Atomic, Molecular, and Optical Physics Seminar

Interacton Induced H2 Spectra in Carbon Nanostructures

Professor Roger M. Herman

Penn State University

Molecular hydrogen, by itself, has no vibration-rotation dipole spectrum by virtue of its symmetry. Nevertheless, it is well known that in the presence of foreign molecules a (sometimes transient and sometimes permanent) dipole can be formed which leads to transitions in the fundamental band, around 4000-5000 cm-1. A brief review of some of what is known about these (rather strange) transitions will be presented. Of more recent interest is the uptake of molecular hydrogen in Carbon nanostructures, along with diagnostic techniques for studying this process. With that, the spectrum of H2 in Buckeyball lattices has actually been observed. The theory and results of our attempts to explain these spectra will be described. I shall also describe an extention to the (so-far unobserved) case of hydrogen trapped within arrays of Carbon nanotubes.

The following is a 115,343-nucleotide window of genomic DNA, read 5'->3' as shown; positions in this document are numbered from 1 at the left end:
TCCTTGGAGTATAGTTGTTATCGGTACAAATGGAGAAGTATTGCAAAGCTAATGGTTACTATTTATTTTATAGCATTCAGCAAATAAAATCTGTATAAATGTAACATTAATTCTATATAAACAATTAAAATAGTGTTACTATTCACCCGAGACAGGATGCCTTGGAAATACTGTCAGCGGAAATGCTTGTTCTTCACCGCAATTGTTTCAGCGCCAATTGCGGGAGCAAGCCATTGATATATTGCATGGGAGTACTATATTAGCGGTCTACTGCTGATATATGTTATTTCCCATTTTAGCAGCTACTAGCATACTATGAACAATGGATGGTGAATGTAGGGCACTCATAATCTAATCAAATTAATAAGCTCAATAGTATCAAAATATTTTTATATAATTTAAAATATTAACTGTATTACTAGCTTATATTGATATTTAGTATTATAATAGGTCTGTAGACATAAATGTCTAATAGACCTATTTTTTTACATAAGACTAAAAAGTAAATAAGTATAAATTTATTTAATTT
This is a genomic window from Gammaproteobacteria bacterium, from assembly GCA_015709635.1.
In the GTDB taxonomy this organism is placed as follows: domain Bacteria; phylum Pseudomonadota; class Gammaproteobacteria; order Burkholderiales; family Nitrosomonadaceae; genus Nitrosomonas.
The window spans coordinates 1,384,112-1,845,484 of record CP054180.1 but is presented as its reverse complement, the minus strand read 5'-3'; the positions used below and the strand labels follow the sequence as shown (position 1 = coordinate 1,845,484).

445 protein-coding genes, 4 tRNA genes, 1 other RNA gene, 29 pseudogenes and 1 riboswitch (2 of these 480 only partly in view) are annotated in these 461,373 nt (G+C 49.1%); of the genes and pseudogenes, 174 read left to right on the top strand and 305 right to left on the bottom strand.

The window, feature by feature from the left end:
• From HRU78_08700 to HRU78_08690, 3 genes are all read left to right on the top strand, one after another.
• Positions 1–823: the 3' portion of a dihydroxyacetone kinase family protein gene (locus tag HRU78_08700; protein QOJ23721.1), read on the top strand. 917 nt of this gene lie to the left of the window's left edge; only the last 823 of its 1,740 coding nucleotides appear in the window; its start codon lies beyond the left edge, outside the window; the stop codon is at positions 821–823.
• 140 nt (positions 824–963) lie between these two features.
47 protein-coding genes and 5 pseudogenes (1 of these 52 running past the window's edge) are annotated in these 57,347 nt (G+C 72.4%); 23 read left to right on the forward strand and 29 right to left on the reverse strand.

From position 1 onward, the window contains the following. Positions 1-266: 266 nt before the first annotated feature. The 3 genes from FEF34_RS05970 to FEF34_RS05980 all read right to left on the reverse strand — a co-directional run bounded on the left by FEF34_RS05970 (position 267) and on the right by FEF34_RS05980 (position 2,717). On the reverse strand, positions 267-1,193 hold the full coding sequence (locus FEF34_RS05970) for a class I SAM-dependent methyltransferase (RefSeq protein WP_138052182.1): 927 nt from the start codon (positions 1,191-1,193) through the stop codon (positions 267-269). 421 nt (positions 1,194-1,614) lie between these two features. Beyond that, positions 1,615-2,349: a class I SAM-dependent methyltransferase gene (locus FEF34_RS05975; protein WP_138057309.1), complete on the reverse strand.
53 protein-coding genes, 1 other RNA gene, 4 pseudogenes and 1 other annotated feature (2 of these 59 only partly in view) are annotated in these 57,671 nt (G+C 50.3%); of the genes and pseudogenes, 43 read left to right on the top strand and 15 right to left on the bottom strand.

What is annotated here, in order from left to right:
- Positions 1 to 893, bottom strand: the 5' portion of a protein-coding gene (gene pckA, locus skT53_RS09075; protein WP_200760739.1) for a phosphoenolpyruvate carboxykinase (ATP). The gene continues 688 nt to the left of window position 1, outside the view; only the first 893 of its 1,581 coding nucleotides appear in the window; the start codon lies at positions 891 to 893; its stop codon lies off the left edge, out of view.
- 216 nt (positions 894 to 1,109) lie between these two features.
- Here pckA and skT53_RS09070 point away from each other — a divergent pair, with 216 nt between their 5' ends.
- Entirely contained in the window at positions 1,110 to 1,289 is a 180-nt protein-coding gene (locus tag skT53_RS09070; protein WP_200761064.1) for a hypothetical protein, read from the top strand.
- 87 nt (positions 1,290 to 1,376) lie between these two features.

Wednesday, October 15, 2003
4:00 PM
Gant Science Complex
Physics Department
Room P121

© 2003 Department of Physics, University of Connecticut
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